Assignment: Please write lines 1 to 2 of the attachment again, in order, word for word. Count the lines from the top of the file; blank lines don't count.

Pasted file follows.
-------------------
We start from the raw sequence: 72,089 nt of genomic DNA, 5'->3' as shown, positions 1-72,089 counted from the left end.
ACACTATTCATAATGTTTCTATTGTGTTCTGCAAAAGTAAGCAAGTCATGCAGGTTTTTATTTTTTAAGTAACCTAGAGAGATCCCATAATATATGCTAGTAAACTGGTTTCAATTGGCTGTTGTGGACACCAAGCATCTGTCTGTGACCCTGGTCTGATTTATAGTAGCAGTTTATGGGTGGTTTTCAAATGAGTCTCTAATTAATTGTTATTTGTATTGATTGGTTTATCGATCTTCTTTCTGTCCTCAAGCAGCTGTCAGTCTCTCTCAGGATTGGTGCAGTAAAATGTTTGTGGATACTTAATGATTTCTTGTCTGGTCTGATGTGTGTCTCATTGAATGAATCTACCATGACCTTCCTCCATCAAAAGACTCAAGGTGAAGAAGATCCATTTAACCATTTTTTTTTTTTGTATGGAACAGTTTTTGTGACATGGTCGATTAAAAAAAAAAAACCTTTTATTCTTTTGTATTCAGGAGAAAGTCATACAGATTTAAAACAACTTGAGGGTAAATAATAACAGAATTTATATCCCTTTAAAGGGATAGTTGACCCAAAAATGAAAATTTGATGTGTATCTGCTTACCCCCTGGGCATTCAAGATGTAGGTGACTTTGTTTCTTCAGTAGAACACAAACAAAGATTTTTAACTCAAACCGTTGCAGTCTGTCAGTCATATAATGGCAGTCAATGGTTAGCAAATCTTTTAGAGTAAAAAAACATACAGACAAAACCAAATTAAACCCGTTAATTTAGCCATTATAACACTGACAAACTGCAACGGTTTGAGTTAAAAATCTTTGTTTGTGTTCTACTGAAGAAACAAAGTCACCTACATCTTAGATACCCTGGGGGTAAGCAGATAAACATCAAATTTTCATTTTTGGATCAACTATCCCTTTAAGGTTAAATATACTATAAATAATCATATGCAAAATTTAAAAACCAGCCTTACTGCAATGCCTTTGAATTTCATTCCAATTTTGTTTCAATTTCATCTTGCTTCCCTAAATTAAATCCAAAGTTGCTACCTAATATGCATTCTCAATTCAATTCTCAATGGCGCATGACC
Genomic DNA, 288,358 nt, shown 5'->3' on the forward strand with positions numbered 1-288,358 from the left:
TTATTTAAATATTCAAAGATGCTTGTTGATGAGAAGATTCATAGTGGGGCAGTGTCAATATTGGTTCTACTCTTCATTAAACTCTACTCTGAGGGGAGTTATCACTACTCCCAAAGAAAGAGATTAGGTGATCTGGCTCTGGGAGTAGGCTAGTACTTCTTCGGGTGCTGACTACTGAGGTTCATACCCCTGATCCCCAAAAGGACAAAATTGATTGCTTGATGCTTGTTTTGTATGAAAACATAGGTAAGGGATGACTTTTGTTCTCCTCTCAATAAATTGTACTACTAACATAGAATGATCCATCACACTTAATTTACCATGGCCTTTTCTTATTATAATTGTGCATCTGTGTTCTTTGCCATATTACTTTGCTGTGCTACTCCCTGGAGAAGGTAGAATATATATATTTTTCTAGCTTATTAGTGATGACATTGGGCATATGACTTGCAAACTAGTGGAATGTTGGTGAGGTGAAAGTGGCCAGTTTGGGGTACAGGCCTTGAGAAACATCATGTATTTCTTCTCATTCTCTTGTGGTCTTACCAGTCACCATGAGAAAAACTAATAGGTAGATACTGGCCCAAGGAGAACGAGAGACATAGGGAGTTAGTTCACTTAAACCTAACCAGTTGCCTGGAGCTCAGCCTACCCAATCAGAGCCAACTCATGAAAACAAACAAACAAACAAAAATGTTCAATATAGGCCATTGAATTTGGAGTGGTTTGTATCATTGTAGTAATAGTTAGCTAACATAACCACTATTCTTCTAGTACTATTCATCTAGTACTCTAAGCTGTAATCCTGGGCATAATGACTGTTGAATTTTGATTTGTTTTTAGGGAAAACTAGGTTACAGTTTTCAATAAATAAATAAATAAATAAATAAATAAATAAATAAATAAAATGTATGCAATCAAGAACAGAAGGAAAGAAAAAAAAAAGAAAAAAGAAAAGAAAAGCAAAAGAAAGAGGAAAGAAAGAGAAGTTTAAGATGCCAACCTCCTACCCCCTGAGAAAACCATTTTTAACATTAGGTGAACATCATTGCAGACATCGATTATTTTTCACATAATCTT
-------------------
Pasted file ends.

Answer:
We start from the raw sequence: 72,089 nt of genomic DNA, 5'->3' as shown, positions 1-72,089 counted from the left end.
ACACTATTCATAATGTTTCTATTGTGTTCTGCAAAAGTAAGCAAGTCATGCAGGTTTTTATTTTTTAAGTAACCTAGAGAGATCCCATAATATATGCTAGTAAACTGGTTTCAATTGGCTGTTGTGGACACCAAGCATCTGTCTGTGACCCTGGTCTGATTTATAGTAGCAGTTTATGGGTGGTTTTCAAATGAGTCTCTAATTAATTGTTATTTGTATTGATTGGTTTATCGATCTTCTTTCTGTCCTCAAGCAGCTGTCAGTCTCTCTCAGGATTGGTGCAGTAAAATGTTTGTGGATACTTAATGATTTCTTGTCTGGTCTGATGTGTGTCTCATTGAATGAATCTACCATGACCTTCCTCCATCAAAAGACTCAAGGTGAAGAAGATCCATTTAACCATTTTTTTTTTTTGTATGGAACAGTTTTTGTGACATGGTCGATTAAAAAAAAAAAACCTTTTATTCTTTTGTATTCAGGAGAAAGTCATACAGATTTAAAACAACTTGAGGGTAAATAATAACAGAATTTATATCCCTTTAAAGGGATAGTTGACCCAAAAATGAAAATTTGATGTGTATCTGCTTACCCCCTGGGCATTCAAGATGTAGGTGACTTTGTTTCTTCAGTAGAACACAAACAAAGATTTTTAACTCAAACCGTTGCAGTCTGTCAGTCATATAATGGCAGTCAATGGTTAGCAAATCTTTTAGAGTAAAAAAACATACAGACAAAACCAAATTAAACCCGTTAATTTAGCCATTATAACACTGACAAACTGCAACGGTTTGAGTTAAAAATCTTTGTTTGTGTTCTACTGAAGAAACAAAGTCACCTACATCTTAGATACCCTGGGGGTAAGCAGATAAACATCAAATTTTCATTTTTGGATCAACTATCCCTTTAAGGTTAAATATACTATAAATAATCATATGCAAAATTTAAAAACCAGCCTTACTGCAATGCCTTTGAATTTCATTCCAATTTTGTTTCAATTTCATCTTGCTTCCCTAAATTAAATCCAAAGTTGCTACCTAATATGCATTCTCAATTCAATTCTCAATGGCGCATGACC